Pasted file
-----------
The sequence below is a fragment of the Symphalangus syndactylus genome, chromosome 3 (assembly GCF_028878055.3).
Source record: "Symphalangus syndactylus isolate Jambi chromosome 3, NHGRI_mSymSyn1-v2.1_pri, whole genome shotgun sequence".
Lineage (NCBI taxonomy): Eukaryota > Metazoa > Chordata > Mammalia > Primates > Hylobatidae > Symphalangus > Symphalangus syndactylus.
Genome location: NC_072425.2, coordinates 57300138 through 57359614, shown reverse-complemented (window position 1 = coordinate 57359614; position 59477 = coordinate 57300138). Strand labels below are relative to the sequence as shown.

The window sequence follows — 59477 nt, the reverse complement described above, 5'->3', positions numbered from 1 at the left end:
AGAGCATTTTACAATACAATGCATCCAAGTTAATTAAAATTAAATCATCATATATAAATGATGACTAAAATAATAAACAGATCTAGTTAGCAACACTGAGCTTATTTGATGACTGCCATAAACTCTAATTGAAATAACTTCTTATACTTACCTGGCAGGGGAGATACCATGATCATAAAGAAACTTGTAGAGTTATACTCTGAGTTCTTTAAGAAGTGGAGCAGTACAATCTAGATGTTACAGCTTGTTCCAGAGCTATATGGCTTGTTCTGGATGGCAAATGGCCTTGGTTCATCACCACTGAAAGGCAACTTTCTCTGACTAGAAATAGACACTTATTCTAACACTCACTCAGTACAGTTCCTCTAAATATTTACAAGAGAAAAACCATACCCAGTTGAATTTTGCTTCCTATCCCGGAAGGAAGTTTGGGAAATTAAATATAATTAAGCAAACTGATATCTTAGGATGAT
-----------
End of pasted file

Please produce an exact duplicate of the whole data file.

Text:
The sequence below is a fragment of the Symphalangus syndactylus genome, chromosome 3 (assembly GCF_028878055.3).
Source record: "Symphalangus syndactylus isolate Jambi chromosome 3, NHGRI_mSymSyn1-v2.1_pri, whole genome shotgun sequence".
Lineage (NCBI taxonomy): Eukaryota > Metazoa > Chordata > Mammalia > Primates > Hylobatidae > Symphalangus > Symphalangus syndactylus.
Genome location: NC_072425.2, coordinates 57300138 through 57359614, shown reverse-complemented (window position 1 = coordinate 57359614; position 59477 = coordinate 57300138). Strand labels below are relative to the sequence as shown.

The window sequence follows — 59477 nt, the reverse complement described above, 5'->3', positions numbered from 1 at the left end:
AGAGCATTTTACAATACAATGCATCCAAGTTAATTAAAATTAAATCATCATATATAAATGATGACTAAAATAATAAACAGATCTAGTTAGCAACACTGAGCTTATTTGATGACTGCCATAAACTCTAATTGAAATAACTTCTTATACTTACCTGGCAGGGGAGATACCATGATCATAAAGAAACTTGTAGAGTTATACTCTGAGTTCTTTAAGAAGTGGAGCAGTACAATCTAGATGTTACAGCTTGTTCCAGAGCTATATGGCTTGTTCTGGATGGCAAATGGCCTTGGTTCATCACCACTGAAAGGCAACTTTCTCTGACTAGAAATAGACACTTATTCTAACACTCACTCAGTACAGTTCCTCTAAATATTTACAAGAGAAAAACCATACCCAGTTGAATTTTGCTTCCTATCCCGGAAGGAAGTTTGGGAAATTAAATATAATTAAGCAAACTGATATCTTAGGATGAT